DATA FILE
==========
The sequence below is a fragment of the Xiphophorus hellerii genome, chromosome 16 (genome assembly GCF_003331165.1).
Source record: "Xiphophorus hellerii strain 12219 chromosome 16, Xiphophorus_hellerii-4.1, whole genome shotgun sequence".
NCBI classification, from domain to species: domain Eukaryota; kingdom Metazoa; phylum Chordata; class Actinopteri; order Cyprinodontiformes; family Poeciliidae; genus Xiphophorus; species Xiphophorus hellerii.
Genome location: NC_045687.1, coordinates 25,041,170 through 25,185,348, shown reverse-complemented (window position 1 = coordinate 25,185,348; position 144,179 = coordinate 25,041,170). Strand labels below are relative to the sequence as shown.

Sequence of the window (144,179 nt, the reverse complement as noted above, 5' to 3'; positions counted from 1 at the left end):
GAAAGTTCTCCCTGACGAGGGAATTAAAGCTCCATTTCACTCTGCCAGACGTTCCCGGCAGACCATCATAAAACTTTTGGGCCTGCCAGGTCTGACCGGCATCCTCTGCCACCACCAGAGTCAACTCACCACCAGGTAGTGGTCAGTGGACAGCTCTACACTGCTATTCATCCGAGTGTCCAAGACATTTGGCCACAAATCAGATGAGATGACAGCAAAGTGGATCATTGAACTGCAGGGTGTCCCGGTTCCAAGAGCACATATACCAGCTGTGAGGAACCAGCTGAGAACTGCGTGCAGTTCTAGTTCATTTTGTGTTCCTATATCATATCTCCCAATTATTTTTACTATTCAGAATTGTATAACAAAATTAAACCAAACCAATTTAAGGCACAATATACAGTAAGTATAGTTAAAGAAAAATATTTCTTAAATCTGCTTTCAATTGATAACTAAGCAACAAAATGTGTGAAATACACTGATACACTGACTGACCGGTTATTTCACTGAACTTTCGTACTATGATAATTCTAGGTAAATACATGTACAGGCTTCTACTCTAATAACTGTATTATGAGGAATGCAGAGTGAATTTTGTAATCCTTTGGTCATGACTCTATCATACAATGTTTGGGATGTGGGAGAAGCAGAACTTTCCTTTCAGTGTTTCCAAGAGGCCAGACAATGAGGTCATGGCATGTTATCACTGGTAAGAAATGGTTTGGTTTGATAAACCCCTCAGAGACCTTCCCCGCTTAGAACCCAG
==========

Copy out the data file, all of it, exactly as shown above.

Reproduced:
The sequence below is a fragment of the Xiphophorus hellerii genome, chromosome 16 (genome assembly GCF_003331165.1).
Source record: "Xiphophorus hellerii strain 12219 chromosome 16, Xiphophorus_hellerii-4.1, whole genome shotgun sequence".
NCBI classification, from domain to species: domain Eukaryota; kingdom Metazoa; phylum Chordata; class Actinopteri; order Cyprinodontiformes; family Poeciliidae; genus Xiphophorus; species Xiphophorus hellerii.
Genome location: NC_045687.1, coordinates 25,041,170 through 25,185,348, shown reverse-complemented (window position 1 = coordinate 25,185,348; position 144,179 = coordinate 25,041,170). Strand labels below are relative to the sequence as shown.

Sequence of the window (144,179 nt, the reverse complement as noted above, 5' to 3'; positions counted from 1 at the left end):
GAAAGTTCTCCCTGACGAGGGAATTAAAGCTCCATTTCACTCTGCCAGACGTTCCCGGCAGACCATCATAAAACTTTTGGGCCTGCCAGGTCTGACCGGCATCCTCTGCCACCACCAGAGTCAACTCACCACCAGGTAGTGGTCAGTGGACAGCTCTACACTGCTATTCATCCGAGTGTCCAAGACATTTGGCCACAAATCAGATGAGATGACAGCAAAGTGGATCATTGAACTGCAGGGTGTCCCGGTTCCAAGAGCACATATACCAGCTGTGAGGAACCAGCTGAGAACTGCGTGCAGTTCTAGTTCATTTTGTGTTCCTATATCATATCTCCCAATTATTTTTACTATTCAGAATTGTATAACAAAATTAAACCAAACCAATTTAAGGCACAATATACAGTAAGTATAGTTAAAGAAAAATATTTCTTAAATCTGCTTTCAATTGATAACTAAGCAACAAAATGTGTGAAATACACTGATACACTGACTGACCGGTTATTTCACTGAACTTTCGTACTATGATAATTCTAGGTAAATACATGTACAGGCTTCTACTCTAATAACTGTATTATGAGGAATGCAGAGTGAATTTTGTAATCCTTTGGTCATGACTCTATCATACAATGTTTGGGATGTGGGAGAAGCAGAACTTTCCTTTCAGTGTTTCCAAGAGGCCAGACAATGAGGTCATGGCATGTTATCACTGGTAAGAAATGGTTTGGTTTGATAAACCCCTCAGAGACCTTCCCCGCTTAGAACCCAG